HOME > Chowhound > Home Cooking >


Homemade Stock Not "Gellied" and ?'s

I'm brand new here, so glad I stumbled across this site, I've found alot of useful information so far. This is my first post....
I made chicken stock for the first time and followed the basic recipe. I used everything that was left from several different chickens that had been roasted and eaten by my family. (I don't think I used skins and I know I didn't use giblets.) The rest was normal, carrots, celery, onions, spices, etc....I let it sit overnight in the fridge and in the morning scooped off the fat layer. I expected that to be thicker, but it was about an 1/8" to a 1/4" thick. Don't know if that is normal or not. Anyway, I know it's supposed to be a gel like substance that "melts" when you heat it, mine is just liquid. Is it still good? And why didn't it gel?
My second question is about reducing stock. I would assume that it needs to be "gelled" do it, but is that a good thing? I read somewhere that you could reduced it by half to save room in the freezer, then just add water when using. Is that true? Most recipes don't say anything about it, so I'm sure what to think.
My last question is probably a little stupid, but...When you use homemade stock that you haven't reduced or anything, do you use the actual amount called for in a soup repice, or do you add water?
Thanks so much

  1. Click to Upload a photo (10 MB limit)
  1. I have made plenty of batches of stock that didn't "gel" and they were perfectly fine. The amount of gelatin that leaches from the bones and cartilage will determine how well your stock gels. Personally, I don't think stock needs to gel in order to be good. I typically cover my chicken carcasses (plus veggies) with a couple inches of water and simmer away. After straining, I'll use the stock as called for in recipes.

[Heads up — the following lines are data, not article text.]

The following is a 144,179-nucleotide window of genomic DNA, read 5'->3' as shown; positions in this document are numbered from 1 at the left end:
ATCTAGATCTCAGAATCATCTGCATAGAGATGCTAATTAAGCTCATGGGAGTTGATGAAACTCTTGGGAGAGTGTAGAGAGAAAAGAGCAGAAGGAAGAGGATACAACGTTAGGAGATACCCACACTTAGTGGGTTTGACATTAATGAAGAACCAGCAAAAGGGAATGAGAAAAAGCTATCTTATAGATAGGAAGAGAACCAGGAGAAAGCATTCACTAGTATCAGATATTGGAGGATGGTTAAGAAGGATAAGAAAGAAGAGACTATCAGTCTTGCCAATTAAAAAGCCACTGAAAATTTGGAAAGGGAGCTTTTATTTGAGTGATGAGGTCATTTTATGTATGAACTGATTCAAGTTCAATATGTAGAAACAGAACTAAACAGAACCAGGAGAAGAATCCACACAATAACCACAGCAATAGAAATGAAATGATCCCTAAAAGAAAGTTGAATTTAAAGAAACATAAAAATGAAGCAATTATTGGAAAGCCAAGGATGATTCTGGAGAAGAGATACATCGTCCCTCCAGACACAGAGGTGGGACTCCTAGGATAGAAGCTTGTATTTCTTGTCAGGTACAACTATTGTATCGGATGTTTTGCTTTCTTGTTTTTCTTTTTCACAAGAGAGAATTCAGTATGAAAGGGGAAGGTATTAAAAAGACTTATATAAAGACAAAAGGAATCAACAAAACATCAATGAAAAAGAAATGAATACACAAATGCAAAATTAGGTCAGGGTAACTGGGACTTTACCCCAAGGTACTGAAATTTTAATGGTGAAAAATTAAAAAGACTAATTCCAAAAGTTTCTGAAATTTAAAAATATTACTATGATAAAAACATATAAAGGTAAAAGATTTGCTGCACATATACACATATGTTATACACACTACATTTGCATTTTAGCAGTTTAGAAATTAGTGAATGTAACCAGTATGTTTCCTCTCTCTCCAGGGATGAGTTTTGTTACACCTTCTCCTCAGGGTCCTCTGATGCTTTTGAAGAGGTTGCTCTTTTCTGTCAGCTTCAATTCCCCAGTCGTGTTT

You can reduce stock (even non-gelled stock) to concentrate it - just boil it until the liquid is reduced by half. Make sure to note this on your packaging so you remember if it needs dilution when using it in recipes.

    If you didn't put chicken skin in the stockpot, that's probably why there wasn't a huge fat layer on top after chillling.

    Taste your stock. Does it taste good to you? Does it taste too watery? If you like it, use it with pride!

    1. The gel comes from gelatin in the bones. Next time, try cracking the bones so the marrow is more exposed. Also, I usually use chicken wings that I buy just for stock, so there are lots of bones, and also the meat adds extra flavor. SOmetimes I roast the wings first for extra color and flavor, and sometimes I just throw them, chopped, with onion, carrot, etc. The stock is still good without it, as long as it tastes good to you.

      I have not reduced my stock before, but I don't see why not. I use homemade stock one for one with canned, but again, if you have a very rich flavored stock, there is nothing wrong with adding water if you want a more subtle flavor for your dish. Congrats on your stock!

      with no flesh and no skin, that's probably why not much fat.

      1. How long did you cook it? After straining, how much stock was there?

        Using scraps from two chickens, a quart of stock sounds about right.

        The amount of fat that collects on top depends on how much chicken fat you put in - mostly from the skin and any roasting drippings.

        Since the strength of your stock can be quite variable, there is no fixed rule regarding its use in soup. I typically use stock from left over chicken straight in soup, without reducing or diluting it. But my soups tend to be chunky, often overloaded with vegetables etc. I adjust salt toward the end of making the soup, not while making the stock. If your soup is too salty the only thing you can do is dilute it (well there is that trick about potatoes ...); if not enough salt, add some.

        The strength and quality of the stock will be more important if it is central ingredient to the soup, such as a simple chicken-noodle.


        1. Whenever I've had chicken broth instead of stock (stock gels, broth doesn't) it's because I didn't simmer the chicken long enough. Well, that and you do have to have a certain amount of bones and cartilaginous tissue if you want to make stock instead of broth. The fact that you didn't have much chilled fat to skim off also says your simmering time may have been too short. But it's equally possible your chicken was just too lean. You said you didn't use the skin. Skin has a lot of collagen in it, and that contributes as much to making a stock that gels nicely as bones do.